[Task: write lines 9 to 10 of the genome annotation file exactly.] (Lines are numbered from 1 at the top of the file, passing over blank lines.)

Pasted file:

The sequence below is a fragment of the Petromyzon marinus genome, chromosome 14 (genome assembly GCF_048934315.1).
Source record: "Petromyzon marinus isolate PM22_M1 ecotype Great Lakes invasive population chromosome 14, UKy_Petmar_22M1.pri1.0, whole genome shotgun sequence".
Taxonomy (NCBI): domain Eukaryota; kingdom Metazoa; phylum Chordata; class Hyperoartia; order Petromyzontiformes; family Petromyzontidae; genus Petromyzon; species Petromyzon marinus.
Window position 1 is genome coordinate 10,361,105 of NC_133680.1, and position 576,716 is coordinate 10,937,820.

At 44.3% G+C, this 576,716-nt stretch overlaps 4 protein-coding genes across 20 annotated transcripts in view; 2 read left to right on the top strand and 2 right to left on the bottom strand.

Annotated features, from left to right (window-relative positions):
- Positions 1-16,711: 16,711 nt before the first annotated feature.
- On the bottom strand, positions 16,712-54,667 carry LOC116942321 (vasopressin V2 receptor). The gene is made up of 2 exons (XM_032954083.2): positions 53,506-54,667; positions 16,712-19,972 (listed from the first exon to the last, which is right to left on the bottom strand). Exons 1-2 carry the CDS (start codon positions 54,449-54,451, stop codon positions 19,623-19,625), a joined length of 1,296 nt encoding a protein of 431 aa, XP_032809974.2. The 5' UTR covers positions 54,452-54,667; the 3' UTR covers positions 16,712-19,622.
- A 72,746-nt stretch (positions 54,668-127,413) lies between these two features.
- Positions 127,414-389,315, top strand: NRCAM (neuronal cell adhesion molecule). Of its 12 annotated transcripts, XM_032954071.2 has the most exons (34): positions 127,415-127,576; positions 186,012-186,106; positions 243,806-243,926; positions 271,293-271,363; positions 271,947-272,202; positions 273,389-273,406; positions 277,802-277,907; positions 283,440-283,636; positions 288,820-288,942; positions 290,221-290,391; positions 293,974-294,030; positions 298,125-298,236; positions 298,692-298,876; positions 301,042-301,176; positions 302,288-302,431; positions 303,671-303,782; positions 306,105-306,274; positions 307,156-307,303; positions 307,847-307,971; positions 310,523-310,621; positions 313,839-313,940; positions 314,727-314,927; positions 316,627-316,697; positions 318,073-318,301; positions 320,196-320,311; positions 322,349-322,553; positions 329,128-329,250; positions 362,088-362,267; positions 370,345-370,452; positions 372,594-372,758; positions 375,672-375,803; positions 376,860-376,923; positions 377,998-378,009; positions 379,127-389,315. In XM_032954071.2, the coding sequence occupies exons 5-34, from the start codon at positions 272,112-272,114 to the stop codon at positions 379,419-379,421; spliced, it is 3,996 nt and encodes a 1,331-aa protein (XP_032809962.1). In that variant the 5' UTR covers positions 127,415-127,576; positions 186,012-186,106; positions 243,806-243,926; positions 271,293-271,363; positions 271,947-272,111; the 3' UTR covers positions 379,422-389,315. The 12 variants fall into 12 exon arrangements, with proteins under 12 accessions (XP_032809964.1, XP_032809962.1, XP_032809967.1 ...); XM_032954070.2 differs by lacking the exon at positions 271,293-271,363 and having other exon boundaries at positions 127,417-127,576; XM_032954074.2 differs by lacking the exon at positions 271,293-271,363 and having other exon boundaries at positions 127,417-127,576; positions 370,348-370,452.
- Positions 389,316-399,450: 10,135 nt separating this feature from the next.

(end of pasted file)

- A 72,746-nt stretch (positions 54,668-127,413) lies between these two features.
- Positions 127,414-389,315, top strand: NRCAM (neuronal cell adhesion molecule). Of its 12 annotated transcripts, XM_032954071.2 has the most exons (34): positions 127,415-127,576; positions 186,012-186,106; positions 243,806-243,926; positions 271,293-271,363; positions 271,947-272,202; positions 273,389-273,406; positions 277,802-277,907; positions 283,440-283,636; positions 288,820-288,942; positions 290,221-290,391; positions 293,974-294,030; positions 298,125-298,236; positions 298,692-298,876; positions 301,042-301,176; positions 302,288-302,431; positions 303,671-303,782; positions 306,105-306,274; positions 307,156-307,303; positions 307,847-307,971; positions 310,523-310,621; positions 313,839-313,940; positions 314,727-314,927; positions 316,627-316,697; positions 318,073-318,301; positions 320,196-320,311; positions 322,349-322,553; positions 329,128-329,250; positions 362,088-362,267; positions 370,345-370,452; positions 372,594-372,758; positions 375,672-375,803; positions 376,860-376,923; positions 377,998-378,009; positions 379,127-389,315. In XM_032954071.2, the coding sequence occupies exons 5-34, from the start codon at positions 272,112-272,114 to the stop codon at positions 379,419-379,421; spliced, it is 3,996 nt and encodes a 1,331-aa protein (XP_032809962.1). In that variant the 5' UTR covers positions 127,415-127,576; positions 186,012-186,106; positions 243,806-243,926; positions 271,293-271,363; positions 271,947-272,111; the 3' UTR covers positions 379,422-389,315. The 12 variants fall into 12 exon arrangements, with proteins under 12 accessions (XP_032809964.1, XP_032809962.1, XP_032809967.1 ...); XM_032954070.2 differs by lacking the exon at positions 271,293-271,363 and having other exon boundaries at positions 127,417-127,576; XM_032954074.2 differs by lacking the exon at positions 271,293-271,363 and having other exon boundaries at positions 127,417-127,576; positions 370,348-370,452.